III. Know how to color:
So now we have a little information about positioning of lights and some suggestions about what kind of lights to use. What about color? What are my best bets for making all of this blend together and come out looking professional? Front light, as we have discussed is all about the cameras getting what it needs. Most cameras like warm light (3,100K-4,000K) depending on the camera. CHAUVET® Professional Ovation™ E-190WW and Ovation™ F-165WW offer a 3,150K light source and it is possible to cool them down a little if needed with a correction gel. Another source of white light is the CHAUVET® Professional COLORado™ Zoom WW Tour. This fixture has tunable white colors that can be adjusted anywhere inside of the typical range of warm white. It can also be zoomed from a tight to wide angle to assist with coverage if needed. For side, top, and backlight, it is very common to use more color in them.
Again side, top, and backlight are all types of fill light. The main purpose of these light sources is to add definition to the subject that is being lit. Since you are blasting them with front light, your subject will be flattened out. The fill light needs to be just bright enough to add some definition to the subject that you are lighting. Personally, I like to keep it natural. A combination of warm ambers and cool sky colors is a really good way to make sure that your subject stands out; just keep it diffused and not too bright — just enough light to make your subject look natural. Scenic lighting is just that. It makes the scenery look better than it did when it came off the truck. Simple uplighting and some strategically placed gobos will do the trick most of the time. It is amazing what you can do with a six-pack of WELL™ 2.0 battery-operated wash lights and two Ovation™ E-190WW fixtures with break up gobos installed.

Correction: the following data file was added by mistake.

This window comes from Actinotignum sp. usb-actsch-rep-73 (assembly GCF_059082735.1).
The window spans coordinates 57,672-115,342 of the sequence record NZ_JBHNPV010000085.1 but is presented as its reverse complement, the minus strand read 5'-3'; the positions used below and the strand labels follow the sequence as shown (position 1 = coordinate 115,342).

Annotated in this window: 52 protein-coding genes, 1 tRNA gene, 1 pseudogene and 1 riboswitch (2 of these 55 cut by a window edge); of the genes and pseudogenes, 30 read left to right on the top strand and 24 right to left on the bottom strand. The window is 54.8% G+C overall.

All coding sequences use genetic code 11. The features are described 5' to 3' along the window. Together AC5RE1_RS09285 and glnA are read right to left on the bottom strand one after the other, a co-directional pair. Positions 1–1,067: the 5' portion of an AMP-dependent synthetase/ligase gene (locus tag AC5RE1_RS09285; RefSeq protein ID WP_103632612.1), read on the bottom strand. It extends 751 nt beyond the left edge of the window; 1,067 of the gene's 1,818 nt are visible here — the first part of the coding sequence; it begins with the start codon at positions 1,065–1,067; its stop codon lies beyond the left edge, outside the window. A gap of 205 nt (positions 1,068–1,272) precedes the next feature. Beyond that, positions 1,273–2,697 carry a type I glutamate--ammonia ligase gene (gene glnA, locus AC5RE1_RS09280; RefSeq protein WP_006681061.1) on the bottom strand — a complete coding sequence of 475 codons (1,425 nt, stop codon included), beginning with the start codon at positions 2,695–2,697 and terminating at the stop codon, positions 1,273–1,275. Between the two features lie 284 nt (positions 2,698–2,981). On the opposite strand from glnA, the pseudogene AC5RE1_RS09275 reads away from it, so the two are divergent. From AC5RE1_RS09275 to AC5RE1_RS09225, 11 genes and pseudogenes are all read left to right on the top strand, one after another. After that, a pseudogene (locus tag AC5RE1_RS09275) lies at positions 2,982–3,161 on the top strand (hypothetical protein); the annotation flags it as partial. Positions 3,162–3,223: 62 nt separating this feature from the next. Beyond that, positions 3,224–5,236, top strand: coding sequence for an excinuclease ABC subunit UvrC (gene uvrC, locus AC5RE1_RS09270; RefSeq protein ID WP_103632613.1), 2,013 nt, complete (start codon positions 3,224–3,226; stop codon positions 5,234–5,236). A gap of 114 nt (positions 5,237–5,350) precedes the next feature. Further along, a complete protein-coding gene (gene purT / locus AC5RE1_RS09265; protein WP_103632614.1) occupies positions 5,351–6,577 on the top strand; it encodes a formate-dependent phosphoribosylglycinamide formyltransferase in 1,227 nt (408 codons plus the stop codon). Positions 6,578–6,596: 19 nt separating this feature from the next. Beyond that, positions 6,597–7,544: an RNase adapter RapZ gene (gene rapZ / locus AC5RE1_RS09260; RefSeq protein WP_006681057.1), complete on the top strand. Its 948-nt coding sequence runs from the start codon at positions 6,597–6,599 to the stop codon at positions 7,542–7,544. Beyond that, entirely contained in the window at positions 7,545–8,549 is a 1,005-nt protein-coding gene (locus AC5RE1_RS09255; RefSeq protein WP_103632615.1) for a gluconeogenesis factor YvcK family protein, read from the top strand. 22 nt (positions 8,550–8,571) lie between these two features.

IV. Remember your people:
Now that we have our lights positioned, focused and colored, we have to work more with the camera people. The first thing that they would probably do after they set up is a white balance on their cameras. This is the time when they will ask you to turn your front lights up to full. They will put a white sheet or something of that nature in the middle of the stage and adjust their cameras to the light that is reflecting off of the white material. This sets the camera iris and color sensors so that when they shoot, the subject does not get blown out and look like a ghost onstage. This is particularly important for live applications where there is no way to correct the images in postproduction.
By now you should be fairly set to run your show. Keep in mind that it will look too bright onstage for your taste in most cases. However, for the people who are shooting video, this is just perfect!